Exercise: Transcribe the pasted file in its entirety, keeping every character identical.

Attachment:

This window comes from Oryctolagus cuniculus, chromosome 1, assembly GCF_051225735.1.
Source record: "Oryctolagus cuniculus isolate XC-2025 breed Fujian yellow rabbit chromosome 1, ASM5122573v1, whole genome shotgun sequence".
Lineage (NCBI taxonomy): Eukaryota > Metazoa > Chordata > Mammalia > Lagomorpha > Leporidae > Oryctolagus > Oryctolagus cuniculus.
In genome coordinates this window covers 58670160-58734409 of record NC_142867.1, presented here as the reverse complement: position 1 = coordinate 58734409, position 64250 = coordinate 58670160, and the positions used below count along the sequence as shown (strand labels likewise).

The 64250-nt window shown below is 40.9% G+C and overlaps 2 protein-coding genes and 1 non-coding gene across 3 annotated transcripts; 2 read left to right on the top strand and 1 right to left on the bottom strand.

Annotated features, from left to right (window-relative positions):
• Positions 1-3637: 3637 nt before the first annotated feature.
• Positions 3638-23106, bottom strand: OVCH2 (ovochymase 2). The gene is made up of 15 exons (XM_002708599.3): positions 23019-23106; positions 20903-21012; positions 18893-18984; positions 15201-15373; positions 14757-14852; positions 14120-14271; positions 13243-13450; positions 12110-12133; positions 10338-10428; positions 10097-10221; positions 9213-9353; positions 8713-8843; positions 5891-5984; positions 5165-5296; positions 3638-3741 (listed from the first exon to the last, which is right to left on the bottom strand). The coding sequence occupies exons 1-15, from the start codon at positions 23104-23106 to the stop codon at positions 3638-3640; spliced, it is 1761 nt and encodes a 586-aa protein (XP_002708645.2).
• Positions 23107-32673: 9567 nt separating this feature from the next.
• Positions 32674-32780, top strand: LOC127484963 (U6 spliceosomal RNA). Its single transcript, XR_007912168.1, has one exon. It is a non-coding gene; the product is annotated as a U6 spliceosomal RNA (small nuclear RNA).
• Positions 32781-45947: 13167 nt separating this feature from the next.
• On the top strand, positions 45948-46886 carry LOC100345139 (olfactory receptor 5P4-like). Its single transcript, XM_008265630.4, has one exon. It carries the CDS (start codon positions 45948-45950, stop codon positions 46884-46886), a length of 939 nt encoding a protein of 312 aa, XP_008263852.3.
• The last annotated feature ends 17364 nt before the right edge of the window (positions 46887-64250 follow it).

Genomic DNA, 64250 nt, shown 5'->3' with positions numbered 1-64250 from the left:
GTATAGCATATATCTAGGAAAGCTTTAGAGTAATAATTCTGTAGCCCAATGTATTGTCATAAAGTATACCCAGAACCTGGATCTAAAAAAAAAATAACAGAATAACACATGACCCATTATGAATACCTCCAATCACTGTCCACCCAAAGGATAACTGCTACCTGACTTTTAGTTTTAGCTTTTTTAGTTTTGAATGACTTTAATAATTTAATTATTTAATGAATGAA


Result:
This window comes from Oryctolagus cuniculus, chromosome 1, assembly GCF_051225735.1.
Source record: "Oryctolagus cuniculus isolate XC-2025 breed Fujian yellow rabbit chromosome 1, ASM5122573v1, whole genome shotgun sequence".
Lineage (NCBI taxonomy): Eukaryota > Metazoa > Chordata > Mammalia > Lagomorpha > Leporidae > Oryctolagus > Oryctolagus cuniculus.
In genome coordinates this window covers 58670160-58734409 of record NC_142867.1, presented here as the reverse complement: position 1 = coordinate 58734409, position 64250 = coordinate 58670160, and the positions used below count along the sequence as shown (strand labels likewise).

The 64250-nt window shown below is 40.9% G+C and overlaps 2 protein-coding genes and 1 non-coding gene across 3 annotated transcripts; 2 read left to right on the top strand and 1 right to left on the bottom strand.

Annotated features, from left to right (window-relative positions):
• Positions 1-3637: 3637 nt before the first annotated feature.
• Positions 3638-23106, bottom strand: OVCH2 (ovochymase 2). The gene is made up of 15 exons (XM_002708599.3): positions 23019-23106; positions 20903-21012; positions 18893-18984; positions 15201-15373; positions 14757-14852; positions 14120-14271; positions 13243-13450; positions 12110-12133; positions 10338-10428; positions 10097-10221; positions 9213-9353; positions 8713-8843; positions 5891-5984; positions 5165-5296; positions 3638-3741 (listed from the first exon to the last, which is right to left on the bottom strand). The coding sequence occupies exons 1-15, from the start codon at positions 23104-23106 to the stop codon at positions 3638-3640; spliced, it is 1761 nt and encodes a 586-aa protein (XP_002708645.2).
• Positions 23107-32673: 9567 nt separating this feature from the next.
• Positions 32674-32780, top strand: LOC127484963 (U6 spliceosomal RNA). Its single transcript, XR_007912168.1, has one exon. It is a non-coding gene; the product is annotated as a U6 spliceosomal RNA (small nuclear RNA).
• Positions 32781-45947: 13167 nt separating this feature from the next.
• On the top strand, positions 45948-46886 carry LOC100345139 (olfactory receptor 5P4-like). Its single transcript, XM_008265630.4, has one exon. It carries the CDS (start codon positions 45948-45950, stop codon positions 46884-46886), a length of 939 nt encoding a protein of 312 aa, XP_008263852.3.
• The last annotated feature ends 17364 nt before the right edge of the window (positions 46887-64250 follow it).

Genomic DNA, 64250 nt, shown 5'->3' with positions numbered 1-64250 from the left:
GTATAGCATATATCTAGGAAAGCTTTAGAGTAATAATTCTGTAGCCCAATGTATTGTCATAAAGTATACCCAGAACCTGGATCTAAAAAAAAAATAACAGAATAACACATGACCCATTATGAATACCTCCAATCACTGTCCACCCAAAGGATAACTGCTACCTGACTTTTAGTTTTAGCTTTTTTAGTTTTGAATGACTTTAATAATTTAATTATTTAATGAATGAA